Do you remember in grade school or youth groups when the teacher would hold up her hand and it was an instant symbol to be quiet? That simple gesture spoke volumes, without the teacher ever uttering a word.

I think grown-ups would be well served to adopt the same principle for meetings. Instead of using a wordless cue to silence meetings, I recommend the use of paddles to help participants change the focus of the conversation.

Paddles can be a simple piece of card stock/construction paper mounted on a craft stick. (think of tongue depressors or Popsicle sticks). If you give participants a paddle at the start and review the ground rules for using them, the meeting can become more effective as it gives people permission to weigh in on the process, not just the content. In a non-threatening, non-time-intensive, non-interrupting way a member can refocus a discussion or the leader can get a quick read of where participants stand on a topic.

For example:
> If a group is trying to be strategic, but finds itself reverting “into the weeds” too often, the paddle could reflect a picture of a dandelion (weed), or in the reverse be an airplane (to represent the 30,000 feet level where the group is trying to operate.) If a member feels the discussion is getting too detailed or operational, they silently raise the paddle, reminding all that the scope of the discussion needs to be elevated. They don’t have to raise their hand, wait to be called on, preface their comments with an apologetic lead-in — it just happens.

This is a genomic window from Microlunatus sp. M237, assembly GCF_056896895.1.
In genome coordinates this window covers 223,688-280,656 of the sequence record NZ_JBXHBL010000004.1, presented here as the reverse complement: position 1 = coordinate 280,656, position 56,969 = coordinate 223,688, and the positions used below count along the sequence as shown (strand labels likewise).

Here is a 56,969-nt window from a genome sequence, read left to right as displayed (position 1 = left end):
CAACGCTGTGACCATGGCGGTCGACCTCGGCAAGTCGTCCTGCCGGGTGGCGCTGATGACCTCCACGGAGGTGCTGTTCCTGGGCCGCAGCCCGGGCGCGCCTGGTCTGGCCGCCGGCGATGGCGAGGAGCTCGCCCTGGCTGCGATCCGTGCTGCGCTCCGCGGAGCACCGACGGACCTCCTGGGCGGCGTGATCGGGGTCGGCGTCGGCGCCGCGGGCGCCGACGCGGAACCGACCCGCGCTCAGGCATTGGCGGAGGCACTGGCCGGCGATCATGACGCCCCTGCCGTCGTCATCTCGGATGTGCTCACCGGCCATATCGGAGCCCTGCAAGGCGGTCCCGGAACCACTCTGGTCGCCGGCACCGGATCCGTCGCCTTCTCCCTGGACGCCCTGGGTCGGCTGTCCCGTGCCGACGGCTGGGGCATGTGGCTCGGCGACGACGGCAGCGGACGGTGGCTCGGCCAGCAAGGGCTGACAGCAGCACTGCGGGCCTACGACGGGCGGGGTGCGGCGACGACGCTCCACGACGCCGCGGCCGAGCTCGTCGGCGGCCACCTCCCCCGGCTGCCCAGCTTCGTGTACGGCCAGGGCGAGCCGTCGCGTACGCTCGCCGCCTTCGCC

> Paddles can also be used as quick straw poll. I know of a task force that had red, green and yellow paddles and could raise them to indicate strong acceptance or disagreement on where the idea generation was heading. If suddenly a bunch of green paddles went up, the leader would know to pursue that line of thinking in more depth.

I have written before about using a horse to stop the conversation when the group has beaten a topic to death and paddles can serve a similar function. Not all meeting facilitation has to be verbal, lofty or left to the leader. Try to add paddles or a similar tool to your next group gathering and share the responsibility of keeping the focus where you want it to be.

beth triplett
leadershipdots.blogspot.com
@leadershipdots
leadershipdots@gmail.com

About the Author leadership dots by dr. beth triplett

Dr. beth triplett is the owner of leadership dots, offering coaching, training and consulting for new supervisors. She also shares daily lessons on her leadershipdots blog. Her work is based on the leadership dots philosophy that change happens through the intentional connecting of small steps in the short term to the big picture in the long term.

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